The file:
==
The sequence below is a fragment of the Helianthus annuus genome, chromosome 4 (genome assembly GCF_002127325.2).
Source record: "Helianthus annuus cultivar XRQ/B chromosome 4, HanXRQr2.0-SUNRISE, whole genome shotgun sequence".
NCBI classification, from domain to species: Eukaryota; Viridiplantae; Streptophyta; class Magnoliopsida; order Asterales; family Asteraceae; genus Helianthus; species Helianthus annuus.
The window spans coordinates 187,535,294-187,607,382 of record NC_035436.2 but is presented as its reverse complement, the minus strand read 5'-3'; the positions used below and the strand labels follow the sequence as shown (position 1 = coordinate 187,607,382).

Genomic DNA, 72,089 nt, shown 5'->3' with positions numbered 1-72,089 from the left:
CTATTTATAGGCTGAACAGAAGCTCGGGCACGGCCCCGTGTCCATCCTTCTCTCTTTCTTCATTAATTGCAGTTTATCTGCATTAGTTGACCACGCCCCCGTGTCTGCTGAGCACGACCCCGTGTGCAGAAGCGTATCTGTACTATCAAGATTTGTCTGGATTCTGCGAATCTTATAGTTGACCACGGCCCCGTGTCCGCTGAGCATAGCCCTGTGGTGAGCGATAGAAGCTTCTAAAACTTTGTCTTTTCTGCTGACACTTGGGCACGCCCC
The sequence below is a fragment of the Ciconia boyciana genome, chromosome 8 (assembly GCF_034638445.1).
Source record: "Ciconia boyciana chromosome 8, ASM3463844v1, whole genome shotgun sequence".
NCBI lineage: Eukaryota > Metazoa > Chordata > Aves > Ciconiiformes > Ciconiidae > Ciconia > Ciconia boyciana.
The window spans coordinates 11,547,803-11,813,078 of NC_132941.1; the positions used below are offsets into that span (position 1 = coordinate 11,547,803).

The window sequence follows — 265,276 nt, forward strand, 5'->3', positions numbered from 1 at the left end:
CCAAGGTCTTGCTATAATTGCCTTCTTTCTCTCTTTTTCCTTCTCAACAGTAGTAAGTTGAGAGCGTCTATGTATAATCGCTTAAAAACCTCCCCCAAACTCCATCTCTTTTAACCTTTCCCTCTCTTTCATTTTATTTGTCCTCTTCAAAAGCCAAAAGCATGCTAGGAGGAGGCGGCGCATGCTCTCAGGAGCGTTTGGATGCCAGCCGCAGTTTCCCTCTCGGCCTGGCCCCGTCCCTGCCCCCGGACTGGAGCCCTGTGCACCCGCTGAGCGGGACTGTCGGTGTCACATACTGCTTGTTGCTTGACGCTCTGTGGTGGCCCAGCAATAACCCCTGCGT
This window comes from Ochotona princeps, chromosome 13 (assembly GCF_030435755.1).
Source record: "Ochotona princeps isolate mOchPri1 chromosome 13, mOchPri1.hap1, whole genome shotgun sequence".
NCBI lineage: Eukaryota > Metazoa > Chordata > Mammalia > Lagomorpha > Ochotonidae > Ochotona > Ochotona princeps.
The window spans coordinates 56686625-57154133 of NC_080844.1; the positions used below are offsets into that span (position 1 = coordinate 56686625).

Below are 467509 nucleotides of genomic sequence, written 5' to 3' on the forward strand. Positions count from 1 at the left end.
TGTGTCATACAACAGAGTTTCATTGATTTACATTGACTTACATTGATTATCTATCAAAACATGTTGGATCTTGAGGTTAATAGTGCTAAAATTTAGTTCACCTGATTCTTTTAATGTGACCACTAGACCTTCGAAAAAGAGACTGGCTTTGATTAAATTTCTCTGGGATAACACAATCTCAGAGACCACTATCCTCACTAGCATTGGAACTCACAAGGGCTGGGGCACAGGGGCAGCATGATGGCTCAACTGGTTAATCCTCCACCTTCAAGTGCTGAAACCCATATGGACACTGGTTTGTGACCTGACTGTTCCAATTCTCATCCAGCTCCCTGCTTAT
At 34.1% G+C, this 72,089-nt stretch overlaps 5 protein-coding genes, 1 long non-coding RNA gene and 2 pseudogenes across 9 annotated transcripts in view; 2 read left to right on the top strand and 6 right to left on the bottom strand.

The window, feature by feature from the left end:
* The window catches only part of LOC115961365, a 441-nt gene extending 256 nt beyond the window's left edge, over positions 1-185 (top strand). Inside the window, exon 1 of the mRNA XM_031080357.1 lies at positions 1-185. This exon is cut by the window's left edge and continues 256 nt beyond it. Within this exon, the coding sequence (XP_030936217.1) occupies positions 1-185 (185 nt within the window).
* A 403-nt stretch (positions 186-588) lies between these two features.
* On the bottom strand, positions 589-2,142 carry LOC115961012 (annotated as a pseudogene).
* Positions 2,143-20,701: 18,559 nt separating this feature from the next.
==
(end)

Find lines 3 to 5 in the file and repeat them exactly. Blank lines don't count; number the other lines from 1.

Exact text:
NCBI classification, from domain to species: Eukaryota; Viridiplantae; Streptophyta; class Magnoliopsida; order Asterales; family Asteraceae; genus Helianthus; species Helianthus annuus.
The window spans coordinates 187,535,294-187,607,382 of record NC_035436.2 but is presented as its reverse complement, the minus strand read 5'-3'; the positions used below and the strand labels follow the sequence as shown (position 1 = coordinate 187,607,382).

Genomic DNA, 72,089 nt, shown 5'->3' with positions numbered 1-72,089 from the left: